- Obama downplays IRS scandal, blames Obamacare rollout on ‘outdated’ agencies
- Pregnancies decline overall, up among older women
- Pentagon plans to destroy Syrian chemical arms on ship at sea
- Paris Metro issues ‘politeness manual’ to improve passengers’ behavior
- Justin Bieber, crew detained at Australian airport in drug search
- Lee Rigby trial: Muslim who machete-hacked soldier calls it ‘humane’ kill
- GM ending Chevy sales in Europe to focus on Opel and Vauxhall
- Putin’s diplomats to U.S. busted for living high life off $1.5M bilked from Medicaid
- Happy Meal: Couple goes to McDonald’s, leaves with bag packed with cash
- Boehner: It took me 3 to 4 hours to sign up for Obamacare
Independent voices from the The Washington Times Communities
Topic - Orrin G. Hatch
Only about 106,000 Americans enrolled in Obamacare's health care exchanges during the first month and fewer than 27,000 of those were from the federally run exchanges, the administration said Wednesday, finally releasing numbers showing just how rocky the rollout has been for President Obama's signature initiative.
Hospitals that use spinal-surgery devices supplied by physician-owned distributors (PODs) were much more likely to perform such surgeries, a report by the Department of Health and Human Services' watchdog finds.
The Internal Revenue Service paid up to $13.6 billion in bogus claims for the Earned Income Tax Credit last year and as much as $132.6 billion over the past decade, according to an internal audit that already has some members of Congress questioning how the agency will be able to administer Obamacare.
When the government approved letting states experiment with new ways to deliver Medicaid services, it promised the innovations wouldn't cost taxpayers any extra money. Somebody in the bureaucracy, however, failed to keep track.
Gay rights advocates won another victory Wednesday after a Senate panel approved a bill that would prohibit employers from discriminating against workers on the basis of sexual orientation or gender identity.
The immigration bill survived a major filibuster test Wednesday in a 67-31 vote that signals the measure is on a speedy path out of the Senate this week while underscoring just how far the bill has come since the last debate in 2007.
With no Republican objections, President Obama's pick to lead U.S. trade efforts abroad passed a key Senate committee vote Tuesday and could be confirmed by the full upper chamber as soon as next week.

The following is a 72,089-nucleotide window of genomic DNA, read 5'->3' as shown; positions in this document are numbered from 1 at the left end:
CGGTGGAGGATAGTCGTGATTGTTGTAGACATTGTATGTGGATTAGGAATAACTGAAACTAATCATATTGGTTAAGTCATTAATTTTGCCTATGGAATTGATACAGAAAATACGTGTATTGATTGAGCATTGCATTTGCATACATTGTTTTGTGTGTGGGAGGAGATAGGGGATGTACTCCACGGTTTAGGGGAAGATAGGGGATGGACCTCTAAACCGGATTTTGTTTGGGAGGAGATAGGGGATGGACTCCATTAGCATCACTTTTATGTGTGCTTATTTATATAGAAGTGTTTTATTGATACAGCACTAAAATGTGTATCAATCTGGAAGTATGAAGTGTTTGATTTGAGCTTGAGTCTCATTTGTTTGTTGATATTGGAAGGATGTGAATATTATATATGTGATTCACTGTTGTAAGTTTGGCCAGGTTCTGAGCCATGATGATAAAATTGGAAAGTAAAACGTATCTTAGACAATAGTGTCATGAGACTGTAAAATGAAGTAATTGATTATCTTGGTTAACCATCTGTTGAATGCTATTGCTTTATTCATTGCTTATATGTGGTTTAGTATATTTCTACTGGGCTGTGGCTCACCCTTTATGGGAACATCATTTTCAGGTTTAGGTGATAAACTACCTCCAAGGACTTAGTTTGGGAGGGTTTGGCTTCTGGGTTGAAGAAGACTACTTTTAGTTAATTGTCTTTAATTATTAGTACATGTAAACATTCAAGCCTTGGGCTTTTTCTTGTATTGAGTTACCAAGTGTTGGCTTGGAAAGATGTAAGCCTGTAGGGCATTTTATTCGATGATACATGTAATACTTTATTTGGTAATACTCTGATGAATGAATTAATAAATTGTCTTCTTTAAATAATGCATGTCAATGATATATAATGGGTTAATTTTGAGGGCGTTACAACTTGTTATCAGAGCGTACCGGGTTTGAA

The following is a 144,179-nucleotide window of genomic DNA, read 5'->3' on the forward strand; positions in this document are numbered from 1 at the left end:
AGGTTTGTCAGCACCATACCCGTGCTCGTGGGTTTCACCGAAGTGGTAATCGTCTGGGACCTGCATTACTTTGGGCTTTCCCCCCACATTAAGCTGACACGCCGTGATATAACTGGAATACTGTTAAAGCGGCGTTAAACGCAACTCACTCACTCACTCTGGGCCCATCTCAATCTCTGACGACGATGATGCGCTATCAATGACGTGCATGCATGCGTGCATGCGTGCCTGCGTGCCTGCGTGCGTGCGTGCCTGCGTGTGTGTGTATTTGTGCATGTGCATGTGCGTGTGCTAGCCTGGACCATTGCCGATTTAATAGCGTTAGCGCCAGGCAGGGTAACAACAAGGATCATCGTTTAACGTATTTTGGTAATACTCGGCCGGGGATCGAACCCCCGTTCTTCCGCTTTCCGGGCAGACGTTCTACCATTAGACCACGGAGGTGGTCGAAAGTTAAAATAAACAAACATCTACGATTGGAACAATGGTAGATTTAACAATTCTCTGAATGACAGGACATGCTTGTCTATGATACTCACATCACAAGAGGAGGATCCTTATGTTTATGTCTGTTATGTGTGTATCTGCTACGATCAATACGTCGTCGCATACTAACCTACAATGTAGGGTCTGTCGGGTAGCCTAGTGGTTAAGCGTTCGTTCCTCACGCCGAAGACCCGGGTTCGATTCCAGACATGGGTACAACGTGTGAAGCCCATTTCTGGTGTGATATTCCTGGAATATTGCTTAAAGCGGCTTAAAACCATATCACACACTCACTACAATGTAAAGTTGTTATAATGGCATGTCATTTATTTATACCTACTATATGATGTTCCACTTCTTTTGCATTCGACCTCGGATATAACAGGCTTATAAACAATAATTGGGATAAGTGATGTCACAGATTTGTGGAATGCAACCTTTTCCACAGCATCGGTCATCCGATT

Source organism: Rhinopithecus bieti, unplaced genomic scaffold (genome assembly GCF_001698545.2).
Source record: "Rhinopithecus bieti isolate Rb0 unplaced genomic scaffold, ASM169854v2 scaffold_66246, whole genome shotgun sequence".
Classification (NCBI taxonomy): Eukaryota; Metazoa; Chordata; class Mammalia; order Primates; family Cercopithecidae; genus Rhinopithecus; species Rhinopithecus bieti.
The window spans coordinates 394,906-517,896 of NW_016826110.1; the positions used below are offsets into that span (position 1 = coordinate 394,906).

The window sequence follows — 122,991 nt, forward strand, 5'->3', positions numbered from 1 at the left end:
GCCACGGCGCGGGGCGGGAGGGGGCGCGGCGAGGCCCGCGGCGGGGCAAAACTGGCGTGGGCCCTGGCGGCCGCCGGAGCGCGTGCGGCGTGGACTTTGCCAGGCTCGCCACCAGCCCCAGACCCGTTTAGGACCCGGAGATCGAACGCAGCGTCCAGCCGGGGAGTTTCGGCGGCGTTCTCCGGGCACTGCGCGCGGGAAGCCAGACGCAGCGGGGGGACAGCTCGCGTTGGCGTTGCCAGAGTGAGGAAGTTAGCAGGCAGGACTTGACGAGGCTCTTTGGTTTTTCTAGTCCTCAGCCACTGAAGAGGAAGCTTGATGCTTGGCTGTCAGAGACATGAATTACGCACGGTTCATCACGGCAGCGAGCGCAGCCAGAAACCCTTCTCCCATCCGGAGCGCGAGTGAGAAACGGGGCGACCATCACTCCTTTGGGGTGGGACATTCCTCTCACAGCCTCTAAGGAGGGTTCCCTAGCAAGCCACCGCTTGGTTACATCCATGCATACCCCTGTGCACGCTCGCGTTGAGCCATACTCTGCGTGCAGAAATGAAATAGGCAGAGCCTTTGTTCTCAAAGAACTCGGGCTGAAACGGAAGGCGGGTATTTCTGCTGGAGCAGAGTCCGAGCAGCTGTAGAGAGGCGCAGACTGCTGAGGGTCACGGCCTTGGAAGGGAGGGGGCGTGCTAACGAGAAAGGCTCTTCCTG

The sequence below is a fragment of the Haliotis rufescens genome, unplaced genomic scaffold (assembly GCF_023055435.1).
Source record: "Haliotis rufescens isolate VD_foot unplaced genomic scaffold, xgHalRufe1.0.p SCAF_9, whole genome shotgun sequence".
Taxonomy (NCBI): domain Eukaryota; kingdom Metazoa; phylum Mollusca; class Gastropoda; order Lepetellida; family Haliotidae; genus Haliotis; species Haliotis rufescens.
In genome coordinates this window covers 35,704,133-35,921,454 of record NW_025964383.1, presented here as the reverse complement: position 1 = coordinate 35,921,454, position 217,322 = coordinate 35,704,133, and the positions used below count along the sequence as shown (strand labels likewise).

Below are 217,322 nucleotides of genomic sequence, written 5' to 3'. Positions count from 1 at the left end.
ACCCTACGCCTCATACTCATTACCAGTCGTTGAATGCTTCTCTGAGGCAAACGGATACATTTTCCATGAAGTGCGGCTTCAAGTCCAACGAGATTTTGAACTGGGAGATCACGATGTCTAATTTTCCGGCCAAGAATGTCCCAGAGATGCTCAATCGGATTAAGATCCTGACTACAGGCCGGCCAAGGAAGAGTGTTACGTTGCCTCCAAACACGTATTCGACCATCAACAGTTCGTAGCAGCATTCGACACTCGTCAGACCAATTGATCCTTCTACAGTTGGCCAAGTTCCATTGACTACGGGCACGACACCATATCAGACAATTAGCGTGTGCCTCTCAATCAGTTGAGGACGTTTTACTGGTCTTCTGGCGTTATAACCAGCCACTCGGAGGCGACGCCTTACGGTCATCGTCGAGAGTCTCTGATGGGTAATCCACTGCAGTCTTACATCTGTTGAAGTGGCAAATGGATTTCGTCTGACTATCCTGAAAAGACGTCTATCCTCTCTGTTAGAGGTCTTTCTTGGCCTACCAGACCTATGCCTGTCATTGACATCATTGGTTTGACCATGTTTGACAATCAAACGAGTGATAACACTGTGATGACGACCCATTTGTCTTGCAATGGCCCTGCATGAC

A day before President Obama's pick to be the nation's top trade negotiator faces a Senate committee vote, Cayman Islands officials defended their banking system and the kinds of offshore investments that have gotten the trade nominee into some hot water on the road to confirmation.
President Obama's pick to be his top trade adviser told lawmakers Thursday that he would push for Congress to restore the administration's "fast-track" authority to negotiate free-trade pacts, as the administration gears up for major market-opening talks with the European Union and with Asia-Pacific nations.
The Senate immigration bill could nearly double the number of guest workers allowed into the U.S., according to a new analysis the Center for Immigration Studies is releasing Wednesday that says the jump is four times the increase of the last immigration bill in 2007.
Senior Republican senators on Thursday asked the Health and Human Services' inspector general to investigate Secretary Kathleen Sebelius' fundraising drive to promote the new health care law — a practice ethics specialists have said is anything from a legal stretch to a shakedown for cash.
You know you are a serious societal pestilence when even politicians can kick you around. Which is why the Senate Finance Committee called Steven Miller, former acting IRS commissioner, to testify about the agency's scheme targeting conservatives for tax punishment.
Democratic lawmakers on the Senate Finance Committee said Tuesday the IRS, while engaging in "unacceptable" targeting of conservative groups, may have been set up for failure by campaign finance law ambiguities that allowed tax-exempt groups to engage in partisan politics without disclosing their donors.
The Senate immigration bill cleared the Judiciary Committee on a bipartisan vote Tuesday night, ducking — for now — big fights on guns, gay rights and how broadly the legalization is drawn, and leaving the 867-page overhaul mostly unscathed by conservative attacks.
As the IRS scandal gains traction and a bipartisan chorus on Capitol Hill demands more answers, the man who headed the agency at the time it was targeting conservative groups will be on the hot seat twice this week.
But Sen. Orrin G. Hatch, Utah Republican, said the administration is "overinflating the numbers by including folks shopping for a plan — not just looking at who's signed up."
"At this pace," he said, "the Obama administration will never be able to meet their enrollment goals."